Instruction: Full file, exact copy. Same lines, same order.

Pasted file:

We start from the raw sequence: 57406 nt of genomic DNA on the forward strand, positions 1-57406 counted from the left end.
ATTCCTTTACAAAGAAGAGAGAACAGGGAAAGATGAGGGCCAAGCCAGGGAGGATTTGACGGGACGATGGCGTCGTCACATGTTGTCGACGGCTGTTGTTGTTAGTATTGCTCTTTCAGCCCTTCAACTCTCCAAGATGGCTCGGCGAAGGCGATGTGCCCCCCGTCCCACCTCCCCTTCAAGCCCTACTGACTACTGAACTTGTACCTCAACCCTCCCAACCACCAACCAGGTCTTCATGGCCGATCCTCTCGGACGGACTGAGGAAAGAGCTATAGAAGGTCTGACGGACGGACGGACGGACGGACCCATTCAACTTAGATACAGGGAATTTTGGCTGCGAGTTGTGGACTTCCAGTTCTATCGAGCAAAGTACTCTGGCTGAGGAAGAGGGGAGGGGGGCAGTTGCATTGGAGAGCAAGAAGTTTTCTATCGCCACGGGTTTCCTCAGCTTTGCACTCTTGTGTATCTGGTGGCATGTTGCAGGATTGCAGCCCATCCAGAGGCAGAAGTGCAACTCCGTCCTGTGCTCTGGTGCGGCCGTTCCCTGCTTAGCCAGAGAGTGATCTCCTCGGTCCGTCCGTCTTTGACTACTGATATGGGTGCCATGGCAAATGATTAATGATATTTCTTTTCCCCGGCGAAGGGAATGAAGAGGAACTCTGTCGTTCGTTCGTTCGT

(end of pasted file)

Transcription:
We start from the raw sequence: 57406 nt of genomic DNA on the forward strand, positions 1-57406 counted from the left end.
ATTCCTTTACAAAGAAGAGAGAACAGGGAAAGATGAGGGCCAAGCCAGGGAGGATTTGACGGGACGATGGCGTCGTCACATGTTGTCGACGGCTGTTGTTGTTAGTATTGCTCTTTCAGCCCTTCAACTCTCCAAGATGGCTCGGCGAAGGCGATGTGCCCCCCGTCCCACCTCCCCTTCAAGCCCTACTGACTACTGAACTTGTACCTCAACCCTCCCAACCACCAACCAGGTCTTCATGGCCGATCCTCTCGGACGGACTGAGGAAAGAGCTATAGAAGGTCTGACGGACGGACGGACGGACGGACCCATTCAACTTAGATACAGGGAATTTTGGCTGCGAGTTGTGGACTTCCAGTTCTATCGAGCAAAGTACTCTGGCTGAGGAAGAGGGGAGGGGGGCAGTTGCATTGGAGAGCAAGAAGTTTTCTATCGCCACGGGTTTCCTCAGCTTTGCACTCTTGTGTATCTGGTGGCATGTTGCAGGATTGCAGCCCATCCAGAGGCAGAAGTGCAACTCCGTCCTGTGCTCTGGTGCGGCCGTTCCCTGCTTAGCCAGAGAGTGATCTCCTCGGTCCGTCCGTCTTTGACTACTGATATGGGTGCCATGGCAAATGATTAATGATATTTCTTTTCCCCGGCGAAGGGAATGAAGAGGAACTCTGTCGTTCGTTCGTTCGT